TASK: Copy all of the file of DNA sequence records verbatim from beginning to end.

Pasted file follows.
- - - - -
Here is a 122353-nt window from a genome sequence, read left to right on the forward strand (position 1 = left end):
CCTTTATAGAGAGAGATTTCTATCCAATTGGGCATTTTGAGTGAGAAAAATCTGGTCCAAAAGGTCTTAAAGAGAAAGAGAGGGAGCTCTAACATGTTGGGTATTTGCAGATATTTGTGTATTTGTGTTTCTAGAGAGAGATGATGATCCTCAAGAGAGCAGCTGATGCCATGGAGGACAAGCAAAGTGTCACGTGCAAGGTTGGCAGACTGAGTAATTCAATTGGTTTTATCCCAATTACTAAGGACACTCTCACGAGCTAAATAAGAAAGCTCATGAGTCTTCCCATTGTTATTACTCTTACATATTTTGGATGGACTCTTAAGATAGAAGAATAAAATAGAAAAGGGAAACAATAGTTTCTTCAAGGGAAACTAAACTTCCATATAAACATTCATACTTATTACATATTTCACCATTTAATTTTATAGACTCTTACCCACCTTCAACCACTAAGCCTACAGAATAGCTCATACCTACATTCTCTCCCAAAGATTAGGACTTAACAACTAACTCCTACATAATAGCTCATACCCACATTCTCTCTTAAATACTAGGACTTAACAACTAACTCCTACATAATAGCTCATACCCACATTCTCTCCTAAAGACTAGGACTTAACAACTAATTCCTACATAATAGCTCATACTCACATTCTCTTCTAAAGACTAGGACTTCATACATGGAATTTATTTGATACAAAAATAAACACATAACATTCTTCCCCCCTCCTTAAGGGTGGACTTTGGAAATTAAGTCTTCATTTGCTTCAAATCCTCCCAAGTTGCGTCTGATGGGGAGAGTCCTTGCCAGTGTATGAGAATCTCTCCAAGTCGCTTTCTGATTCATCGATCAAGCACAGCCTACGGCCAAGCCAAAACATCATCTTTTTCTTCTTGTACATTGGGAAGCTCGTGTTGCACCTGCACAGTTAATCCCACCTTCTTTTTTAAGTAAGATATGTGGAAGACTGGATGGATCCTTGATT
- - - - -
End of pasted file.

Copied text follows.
Here is a 122353-nt window from a genome sequence, read left to right on the forward strand (position 1 = left end):
CCTTTATAGAGAGAGATTTCTATCCAATTGGGCATTTTGAGTGAGAAAAATCTGGTCCAAAAGGTCTTAAAGAGAAAGAGAGGGAGCTCTAACATGTTGGGTATTTGCAGATATTTGTGTATTTGTGTTTCTAGAGAGAGATGATGATCCTCAAGAGAGCAGCTGATGCCATGGAGGACAAGCAAAGTGTCACGTGCAAGGTTGGCAGACTGAGTAATTCAATTGGTTTTATCCCAATTACTAAGGACACTCTCACGAGCTAAATAAGAAAGCTCATGAGTCTTCCCATTGTTATTACTCTTACATATTTTGGATGGACTCTTAAGATAGAAGAATAAAATAGAAAAGGGAAACAATAGTTTCTTCAAGGGAAACTAAACTTCCATATAAACATTCATACTTATTACATATTTCACCATTTAATTTTATAGACTCTTACCCACCTTCAACCACTAAGCCTACAGAATAGCTCATACCTACATTCTCTCCCAAAGATTAGGACTTAACAACTAACTCCTACATAATAGCTCATACCCACATTCTCTCTTAAATACTAGGACTTAACAACTAACTCCTACATAATAGCTCATACCCACATTCTCTCCTAAAGACTAGGACTTAACAACTAATTCCTACATAATAGCTCATACTCACATTCTCTTCTAAAGACTAGGACTTCATACATGGAATTTATTTGATACAAAAATAAACACATAACATTCTTCCCCCCTCCTTAAGGGTGGACTTTGGAAATTAAGTCTTCATTTGCTTCAAATCCTCCCAAGTTGCGTCTGATGGGGAGAGTCCTTGCCAGTGTATGAGAATCTCTCCAAGTCGCTTTCTGATTCATCGATCAAGCACAGCCTACGGCCAAGCCAAAACATCATCTTTTTCTTCTTGTACATTGGGAAGCTCGTGTTGCACCTGCACAGTTAATCCCACCTTCTTTTTTAAGTAAGATATGTGGAAGACTGGATGGATCCTTGATT